Global study finds gene variants that could help improve outcomes in severe COVID-19 patients

Posted 9 March, 2022

A global study of 57,000 people on the genetics of severe COVID-19 – in which University College Dublin led the Irish cohort – has identified several genetic factors that put some at higher risk for severe illness and death due to the virus.

Reported in Nature, the Genetics of Mortality in Critical Care Consortium (GenOMICC), which includes St Vincent’s University Hospital (SVUH), found 16 genetic variants in people with severe COVID-19 that affected blood clotting, the immune system, and inflammation response.

The international team found key differences in some genes in ICU patients when compared with the DNA of the other groups – a link that could allow for those patients who will best respond to existing treatments for severe COVID-19 to be identified, as well as help in developing new treatment options.

The findings included how a single gene variant that disrupts a key messenger molecule in immune system signalling – called interferon alpha-10 – was enough to increase a patient’s risk of severe disease.

This gene’s key role in the immune system suggests that treating patients with interferon – proteins released by immune cells to defend against viruses – may help manage the virus in the early stages.

The study also found that variations in genes that control the levels of a central component of blood clotting – known as Factor 8 – were associated with critical illness in COVID-19.

This may explain some of the clotting abnormalities seen in severe cases of COVID-1, as Factor 8 is the gene underlying the most common type of haemophilia.

“This study allows us to identify targets for novel or repurposed therapeutics to improve outcomes in the critically ill COVID patient,” said co-author on the study, Professor Alistair Nichol, Chair of Critical Care Medicine at UCD School of Medicine, SVUH consultant, and Director of the Irish Critical Care-Clinical Trials Network.

“Trials like REMAP-CAP have already demonstrated that agents aimed at these targets, inflammation and anticoagulation, can improve outcomes. This study gives us trialists a much greater range of targets for the future.

“COVID will be with us for a long time and we need to continue to increase our range of therapeutics,” he added.

Professor Nichol led the Irish branch of the study – with the overall global study being led by the University of Edinburgh in partnership with Genomics England.

“Our latest findings point to specific molecular targets in critical COVID-19. These results explain why some people develop life-threatening COVID-19, while others get no symptoms at all,” said Chief investigator and a Consultant in Critical Care Medicine at University of Edinburgh, Professor Kenneth Baillie.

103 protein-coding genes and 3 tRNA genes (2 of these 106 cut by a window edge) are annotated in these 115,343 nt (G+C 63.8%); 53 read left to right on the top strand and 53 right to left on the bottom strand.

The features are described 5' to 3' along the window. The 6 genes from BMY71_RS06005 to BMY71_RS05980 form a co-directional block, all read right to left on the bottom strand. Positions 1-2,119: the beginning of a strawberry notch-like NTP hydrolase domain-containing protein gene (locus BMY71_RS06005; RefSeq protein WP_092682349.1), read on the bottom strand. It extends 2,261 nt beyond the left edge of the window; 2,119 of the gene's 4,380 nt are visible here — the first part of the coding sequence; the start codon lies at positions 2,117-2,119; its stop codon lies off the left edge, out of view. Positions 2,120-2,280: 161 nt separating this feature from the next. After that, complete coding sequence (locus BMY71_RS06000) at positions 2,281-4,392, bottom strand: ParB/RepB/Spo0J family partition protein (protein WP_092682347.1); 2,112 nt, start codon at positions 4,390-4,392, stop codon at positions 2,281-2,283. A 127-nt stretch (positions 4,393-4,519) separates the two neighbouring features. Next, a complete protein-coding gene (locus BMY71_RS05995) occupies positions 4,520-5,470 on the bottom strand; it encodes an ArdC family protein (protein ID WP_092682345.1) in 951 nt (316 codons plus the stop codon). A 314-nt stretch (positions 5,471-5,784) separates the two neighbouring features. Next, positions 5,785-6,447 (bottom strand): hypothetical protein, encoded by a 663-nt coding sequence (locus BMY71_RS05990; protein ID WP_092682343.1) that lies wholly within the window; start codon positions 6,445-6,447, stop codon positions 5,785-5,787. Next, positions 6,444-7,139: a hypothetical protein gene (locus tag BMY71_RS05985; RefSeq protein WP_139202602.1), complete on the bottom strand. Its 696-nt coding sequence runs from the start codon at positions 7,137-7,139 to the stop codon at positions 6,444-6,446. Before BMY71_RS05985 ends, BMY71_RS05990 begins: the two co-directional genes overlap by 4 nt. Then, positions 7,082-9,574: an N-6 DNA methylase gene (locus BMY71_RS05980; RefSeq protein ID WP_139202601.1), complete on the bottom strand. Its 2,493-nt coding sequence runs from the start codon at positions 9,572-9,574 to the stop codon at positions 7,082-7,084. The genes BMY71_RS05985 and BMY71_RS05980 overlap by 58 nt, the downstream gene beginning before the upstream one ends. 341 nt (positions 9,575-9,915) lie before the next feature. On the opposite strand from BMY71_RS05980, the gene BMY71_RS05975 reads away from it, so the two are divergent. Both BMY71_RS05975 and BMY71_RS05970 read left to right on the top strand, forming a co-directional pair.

“But more importantly, this gives us a deep understanding of the process of disease and is a big step forward in finding more effective treatments.

“It is now true to say that we understand the mechanisms of COVID better than the other syndromes we treat in intensive care in normal times – sepsis, flu, and other forms of critical illness. COVID-19 is showing us the way to tackle those problems in the future.”

The world’s largest study of the genetics of severe COVID-19, GenOMICC researchers sequenced the genomes of 7,491 patients from 224 intensive care units in the UK and Ireland.

Their DNA was compared with 48,400 other people who had not had COVID-19, participants in Genomics England's 100,000 Genomes Project and that of a further 1,630 people who had experienced mild COVID.

“As COVID-19 evolves, we need to focus on reducing the number of people getting seriously ill and being hospitalised. Through our whole genome sequencing research, we’ve discovered novel gene variants that predispose people to severe illness – which now offer a route to new tests and treatments, to help protect the public… from this virus,” said Co-author and former Chief Scientist at Genomics England, from Queen Mary University of London, Professor Sir Mark Caulfield.

By: David Kearns, Digital Journalist / Media Officer, UCD University Relations (with materials from Caroline Byrne, UCD Research and Innovation)